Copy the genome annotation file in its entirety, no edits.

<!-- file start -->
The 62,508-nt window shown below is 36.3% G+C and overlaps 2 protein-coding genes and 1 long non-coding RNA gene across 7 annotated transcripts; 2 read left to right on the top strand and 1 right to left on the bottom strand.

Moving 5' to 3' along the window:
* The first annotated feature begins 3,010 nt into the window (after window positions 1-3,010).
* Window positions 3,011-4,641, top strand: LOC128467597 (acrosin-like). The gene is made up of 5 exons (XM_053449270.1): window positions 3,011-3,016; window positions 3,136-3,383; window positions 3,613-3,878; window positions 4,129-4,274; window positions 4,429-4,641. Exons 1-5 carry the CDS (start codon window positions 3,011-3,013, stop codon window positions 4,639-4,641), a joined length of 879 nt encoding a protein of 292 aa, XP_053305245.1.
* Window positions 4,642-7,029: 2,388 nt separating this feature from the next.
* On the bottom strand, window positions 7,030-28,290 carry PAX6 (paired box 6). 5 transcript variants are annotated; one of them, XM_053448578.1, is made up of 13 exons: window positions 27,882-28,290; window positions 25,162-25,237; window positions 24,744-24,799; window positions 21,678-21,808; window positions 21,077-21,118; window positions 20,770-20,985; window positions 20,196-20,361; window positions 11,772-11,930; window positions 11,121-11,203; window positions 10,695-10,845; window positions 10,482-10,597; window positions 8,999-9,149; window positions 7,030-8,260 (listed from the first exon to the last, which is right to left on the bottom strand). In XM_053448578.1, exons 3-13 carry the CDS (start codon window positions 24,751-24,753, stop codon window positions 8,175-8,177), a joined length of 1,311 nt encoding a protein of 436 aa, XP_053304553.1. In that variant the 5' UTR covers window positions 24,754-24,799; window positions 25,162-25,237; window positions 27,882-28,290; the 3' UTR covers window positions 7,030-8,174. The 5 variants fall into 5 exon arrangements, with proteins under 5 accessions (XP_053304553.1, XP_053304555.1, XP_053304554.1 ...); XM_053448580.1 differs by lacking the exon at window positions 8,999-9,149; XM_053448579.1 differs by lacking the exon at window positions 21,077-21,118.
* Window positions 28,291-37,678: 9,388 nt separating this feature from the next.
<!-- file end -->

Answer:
The 62,508-nt window shown below is 36.3% G+C and overlaps 2 protein-coding genes and 1 long non-coding RNA gene across 7 annotated transcripts; 2 read left to right on the top strand and 1 right to left on the bottom strand.

Moving 5' to 3' along the window:
* The first annotated feature begins 3,010 nt into the window (after window positions 1-3,010).
* Window positions 3,011-4,641, top strand: LOC128467597 (acrosin-like). The gene is made up of 5 exons (XM_053449270.1): window positions 3,011-3,016; window positions 3,136-3,383; window positions 3,613-3,878; window positions 4,129-4,274; window positions 4,429-4,641. Exons 1-5 carry the CDS (start codon window positions 3,011-3,013, stop codon window positions 4,639-4,641), a joined length of 879 nt encoding a protein of 292 aa, XP_053305245.1.
* Window positions 4,642-7,029: 2,388 nt separating this feature from the next.
* On the bottom strand, window positions 7,030-28,290 carry PAX6 (paired box 6). 5 transcript variants are annotated; one of them, XM_053448578.1, is made up of 13 exons: window positions 27,882-28,290; window positions 25,162-25,237; window positions 24,744-24,799; window positions 21,678-21,808; window positions 21,077-21,118; window positions 20,770-20,985; window positions 20,196-20,361; window positions 11,772-11,930; window positions 11,121-11,203; window positions 10,695-10,845; window positions 10,482-10,597; window positions 8,999-9,149; window positions 7,030-8,260 (listed from the first exon to the last, which is right to left on the bottom strand). In XM_053448578.1, exons 3-13 carry the CDS (start codon window positions 24,751-24,753, stop codon window positions 8,175-8,177), a joined length of 1,311 nt encoding a protein of 436 aa, XP_053304553.1. In that variant the 5' UTR covers window positions 24,754-24,799; window positions 25,162-25,237; window positions 27,882-28,290; the 3' UTR covers window positions 7,030-8,174. The 5 variants fall into 5 exon arrangements, with proteins under 5 accessions (XP_053304553.1, XP_053304555.1, XP_053304554.1 ...); XM_053448580.1 differs by lacking the exon at window positions 8,999-9,149; XM_053448579.1 differs by lacking the exon at window positions 21,077-21,118.
* Window positions 28,291-37,678: 9,388 nt separating this feature from the next.